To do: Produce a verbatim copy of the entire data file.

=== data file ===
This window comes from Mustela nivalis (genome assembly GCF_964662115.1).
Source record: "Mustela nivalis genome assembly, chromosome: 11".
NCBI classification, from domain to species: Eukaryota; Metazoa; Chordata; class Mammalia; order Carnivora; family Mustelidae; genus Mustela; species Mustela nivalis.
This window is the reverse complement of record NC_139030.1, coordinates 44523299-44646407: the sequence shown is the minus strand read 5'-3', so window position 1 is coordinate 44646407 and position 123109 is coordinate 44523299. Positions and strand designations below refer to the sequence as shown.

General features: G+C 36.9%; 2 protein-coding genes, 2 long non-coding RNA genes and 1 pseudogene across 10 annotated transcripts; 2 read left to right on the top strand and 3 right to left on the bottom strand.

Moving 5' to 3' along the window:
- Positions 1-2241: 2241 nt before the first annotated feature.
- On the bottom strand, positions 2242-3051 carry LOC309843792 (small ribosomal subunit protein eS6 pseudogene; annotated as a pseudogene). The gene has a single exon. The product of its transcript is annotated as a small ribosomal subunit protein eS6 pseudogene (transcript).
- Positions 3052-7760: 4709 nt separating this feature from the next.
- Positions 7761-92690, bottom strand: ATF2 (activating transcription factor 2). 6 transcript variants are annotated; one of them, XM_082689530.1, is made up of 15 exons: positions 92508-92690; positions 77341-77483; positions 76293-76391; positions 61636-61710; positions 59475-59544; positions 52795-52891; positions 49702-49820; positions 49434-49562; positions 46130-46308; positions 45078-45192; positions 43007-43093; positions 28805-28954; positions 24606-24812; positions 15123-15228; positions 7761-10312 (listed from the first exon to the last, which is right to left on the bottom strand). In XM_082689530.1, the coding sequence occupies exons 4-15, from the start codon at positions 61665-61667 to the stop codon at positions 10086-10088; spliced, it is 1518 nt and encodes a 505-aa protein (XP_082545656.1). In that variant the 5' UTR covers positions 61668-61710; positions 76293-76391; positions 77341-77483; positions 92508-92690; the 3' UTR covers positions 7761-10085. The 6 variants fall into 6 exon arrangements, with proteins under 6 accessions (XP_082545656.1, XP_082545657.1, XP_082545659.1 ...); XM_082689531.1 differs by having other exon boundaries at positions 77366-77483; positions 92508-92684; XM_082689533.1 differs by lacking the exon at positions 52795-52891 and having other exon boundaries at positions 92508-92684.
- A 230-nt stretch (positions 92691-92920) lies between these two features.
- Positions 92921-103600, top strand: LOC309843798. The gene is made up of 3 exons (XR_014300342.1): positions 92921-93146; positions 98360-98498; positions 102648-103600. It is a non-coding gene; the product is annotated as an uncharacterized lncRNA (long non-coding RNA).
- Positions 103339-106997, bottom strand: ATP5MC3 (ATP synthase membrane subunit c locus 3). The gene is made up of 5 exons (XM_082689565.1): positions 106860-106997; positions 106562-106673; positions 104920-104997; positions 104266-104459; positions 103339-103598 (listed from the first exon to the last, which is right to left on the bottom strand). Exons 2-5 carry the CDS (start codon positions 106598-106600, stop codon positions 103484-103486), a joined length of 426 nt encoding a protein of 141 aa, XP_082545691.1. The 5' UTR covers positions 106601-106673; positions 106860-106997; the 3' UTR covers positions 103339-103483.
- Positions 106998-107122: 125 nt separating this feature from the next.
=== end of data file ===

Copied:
This window comes from Mustela nivalis (genome assembly GCF_964662115.1).
Source record: "Mustela nivalis genome assembly, chromosome: 11".
NCBI classification, from domain to species: Eukaryota; Metazoa; Chordata; class Mammalia; order Carnivora; family Mustelidae; genus Mustela; species Mustela nivalis.
This window is the reverse complement of record NC_139030.1, coordinates 44523299-44646407: the sequence shown is the minus strand read 5'-3', so window position 1 is coordinate 44646407 and position 123109 is coordinate 44523299. Positions and strand designations below refer to the sequence as shown.

General features: G+C 36.9%; 2 protein-coding genes, 2 long non-coding RNA genes and 1 pseudogene across 10 annotated transcripts; 2 read left to right on the top strand and 3 right to left on the bottom strand.

Moving 5' to 3' along the window:
- Positions 1-2241: 2241 nt before the first annotated feature.
- On the bottom strand, positions 2242-3051 carry LOC309843792 (small ribosomal subunit protein eS6 pseudogene; annotated as a pseudogene). The gene has a single exon. The product of its transcript is annotated as a small ribosomal subunit protein eS6 pseudogene (transcript).
- Positions 3052-7760: 4709 nt separating this feature from the next.
- Positions 7761-92690, bottom strand: ATF2 (activating transcription factor 2). 6 transcript variants are annotated; one of them, XM_082689530.1, is made up of 15 exons: positions 92508-92690; positions 77341-77483; positions 76293-76391; positions 61636-61710; positions 59475-59544; positions 52795-52891; positions 49702-49820; positions 49434-49562; positions 46130-46308; positions 45078-45192; positions 43007-43093; positions 28805-28954; positions 24606-24812; positions 15123-15228; positions 7761-10312 (listed from the first exon to the last, which is right to left on the bottom strand). In XM_082689530.1, the coding sequence occupies exons 4-15, from the start codon at positions 61665-61667 to the stop codon at positions 10086-10088; spliced, it is 1518 nt and encodes a 505-aa protein (XP_082545656.1). In that variant the 5' UTR covers positions 61668-61710; positions 76293-76391; positions 77341-77483; positions 92508-92690; the 3' UTR covers positions 7761-10085. The 6 variants fall into 6 exon arrangements, with proteins under 6 accessions (XP_082545656.1, XP_082545657.1, XP_082545659.1 ...); XM_082689531.1 differs by having other exon boundaries at positions 77366-77483; positions 92508-92684; XM_082689533.1 differs by lacking the exon at positions 52795-52891 and having other exon boundaries at positions 92508-92684.
- A 230-nt stretch (positions 92691-92920) lies between these two features.
- Positions 92921-103600, top strand: LOC309843798. The gene is made up of 3 exons (XR_014300342.1): positions 92921-93146; positions 98360-98498; positions 102648-103600. It is a non-coding gene; the product is annotated as an uncharacterized lncRNA (long non-coding RNA).
- Positions 103339-106997, bottom strand: ATP5MC3 (ATP synthase membrane subunit c locus 3). The gene is made up of 5 exons (XM_082689565.1): positions 106860-106997; positions 106562-106673; positions 104920-104997; positions 104266-104459; positions 103339-103598 (listed from the first exon to the last, which is right to left on the bottom strand). Exons 2-5 carry the CDS (start codon positions 106598-106600, stop codon positions 103484-103486), a joined length of 426 nt encoding a protein of 141 aa, XP_082545691.1. The 5' UTR covers positions 106601-106673; positions 106860-106997; the 3' UTR covers positions 103339-103483.
- Positions 106998-107122: 125 nt separating this feature from the next.